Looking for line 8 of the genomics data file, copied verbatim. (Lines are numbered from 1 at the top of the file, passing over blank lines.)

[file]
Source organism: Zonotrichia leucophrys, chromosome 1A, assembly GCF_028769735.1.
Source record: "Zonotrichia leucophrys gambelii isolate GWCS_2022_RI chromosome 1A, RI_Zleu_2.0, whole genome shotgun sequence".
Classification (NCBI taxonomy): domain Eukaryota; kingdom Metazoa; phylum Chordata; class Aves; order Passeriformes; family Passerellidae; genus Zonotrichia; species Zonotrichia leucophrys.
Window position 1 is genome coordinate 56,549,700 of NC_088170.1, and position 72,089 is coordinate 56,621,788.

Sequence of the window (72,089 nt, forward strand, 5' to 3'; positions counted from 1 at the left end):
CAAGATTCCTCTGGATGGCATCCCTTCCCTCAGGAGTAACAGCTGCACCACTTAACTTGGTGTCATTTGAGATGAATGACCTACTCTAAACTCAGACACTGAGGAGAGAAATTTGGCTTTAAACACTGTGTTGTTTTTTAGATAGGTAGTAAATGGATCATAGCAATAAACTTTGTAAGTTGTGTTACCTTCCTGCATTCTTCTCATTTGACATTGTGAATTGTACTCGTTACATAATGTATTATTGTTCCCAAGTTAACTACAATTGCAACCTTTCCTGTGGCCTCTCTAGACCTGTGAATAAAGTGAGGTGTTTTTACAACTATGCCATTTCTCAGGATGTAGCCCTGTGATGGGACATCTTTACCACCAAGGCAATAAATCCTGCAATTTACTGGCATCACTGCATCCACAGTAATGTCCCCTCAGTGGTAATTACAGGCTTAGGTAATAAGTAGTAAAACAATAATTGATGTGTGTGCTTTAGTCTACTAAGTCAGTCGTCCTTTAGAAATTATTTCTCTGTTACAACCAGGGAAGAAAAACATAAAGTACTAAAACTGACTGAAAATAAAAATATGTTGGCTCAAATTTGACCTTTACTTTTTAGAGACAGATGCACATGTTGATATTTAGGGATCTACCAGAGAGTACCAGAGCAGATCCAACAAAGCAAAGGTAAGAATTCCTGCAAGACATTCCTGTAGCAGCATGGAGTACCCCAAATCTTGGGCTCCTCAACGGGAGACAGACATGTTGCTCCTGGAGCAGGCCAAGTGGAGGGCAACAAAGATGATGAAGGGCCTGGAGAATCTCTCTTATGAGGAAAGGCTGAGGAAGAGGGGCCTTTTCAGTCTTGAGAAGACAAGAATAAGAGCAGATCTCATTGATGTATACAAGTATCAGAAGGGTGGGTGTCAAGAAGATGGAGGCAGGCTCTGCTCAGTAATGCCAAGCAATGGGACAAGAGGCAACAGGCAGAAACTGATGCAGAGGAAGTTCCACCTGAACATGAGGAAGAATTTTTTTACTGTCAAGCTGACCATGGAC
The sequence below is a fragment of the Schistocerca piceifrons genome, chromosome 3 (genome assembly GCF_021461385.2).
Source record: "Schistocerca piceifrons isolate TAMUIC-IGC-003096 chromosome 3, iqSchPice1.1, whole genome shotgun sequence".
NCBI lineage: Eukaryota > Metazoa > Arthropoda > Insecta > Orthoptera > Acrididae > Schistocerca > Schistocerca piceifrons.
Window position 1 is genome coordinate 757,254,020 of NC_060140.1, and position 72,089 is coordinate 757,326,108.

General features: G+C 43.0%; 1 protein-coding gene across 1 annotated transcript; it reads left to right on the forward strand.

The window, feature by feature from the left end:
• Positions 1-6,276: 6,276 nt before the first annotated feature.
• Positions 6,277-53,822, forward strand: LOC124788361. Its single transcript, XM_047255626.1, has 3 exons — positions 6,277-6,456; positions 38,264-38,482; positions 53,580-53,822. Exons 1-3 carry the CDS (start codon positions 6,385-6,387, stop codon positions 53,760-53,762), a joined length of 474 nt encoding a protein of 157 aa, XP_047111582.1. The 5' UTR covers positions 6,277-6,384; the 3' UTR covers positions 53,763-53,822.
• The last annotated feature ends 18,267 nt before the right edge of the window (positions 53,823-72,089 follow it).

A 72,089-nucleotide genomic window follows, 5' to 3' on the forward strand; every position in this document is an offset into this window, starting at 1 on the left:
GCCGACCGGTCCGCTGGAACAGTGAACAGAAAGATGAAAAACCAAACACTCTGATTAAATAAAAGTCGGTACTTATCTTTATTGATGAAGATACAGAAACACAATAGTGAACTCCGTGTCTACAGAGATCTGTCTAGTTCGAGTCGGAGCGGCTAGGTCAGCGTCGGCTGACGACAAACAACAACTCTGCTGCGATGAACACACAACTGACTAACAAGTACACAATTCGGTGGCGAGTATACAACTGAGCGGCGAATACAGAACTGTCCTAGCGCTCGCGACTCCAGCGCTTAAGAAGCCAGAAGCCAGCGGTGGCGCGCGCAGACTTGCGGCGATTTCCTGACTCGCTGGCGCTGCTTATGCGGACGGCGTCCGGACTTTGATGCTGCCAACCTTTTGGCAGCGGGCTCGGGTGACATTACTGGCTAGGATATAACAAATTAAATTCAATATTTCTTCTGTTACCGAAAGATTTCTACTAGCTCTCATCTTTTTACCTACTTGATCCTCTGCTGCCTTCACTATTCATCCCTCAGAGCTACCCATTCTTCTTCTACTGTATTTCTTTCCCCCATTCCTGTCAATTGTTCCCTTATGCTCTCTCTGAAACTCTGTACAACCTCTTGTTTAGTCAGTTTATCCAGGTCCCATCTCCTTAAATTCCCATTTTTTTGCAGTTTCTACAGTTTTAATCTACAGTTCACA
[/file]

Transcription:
Source record: "Schistocerca piceifrons isolate TAMUIC-IGC-003096 chromosome 3, iqSchPice1.1, whole genome shotgun sequence".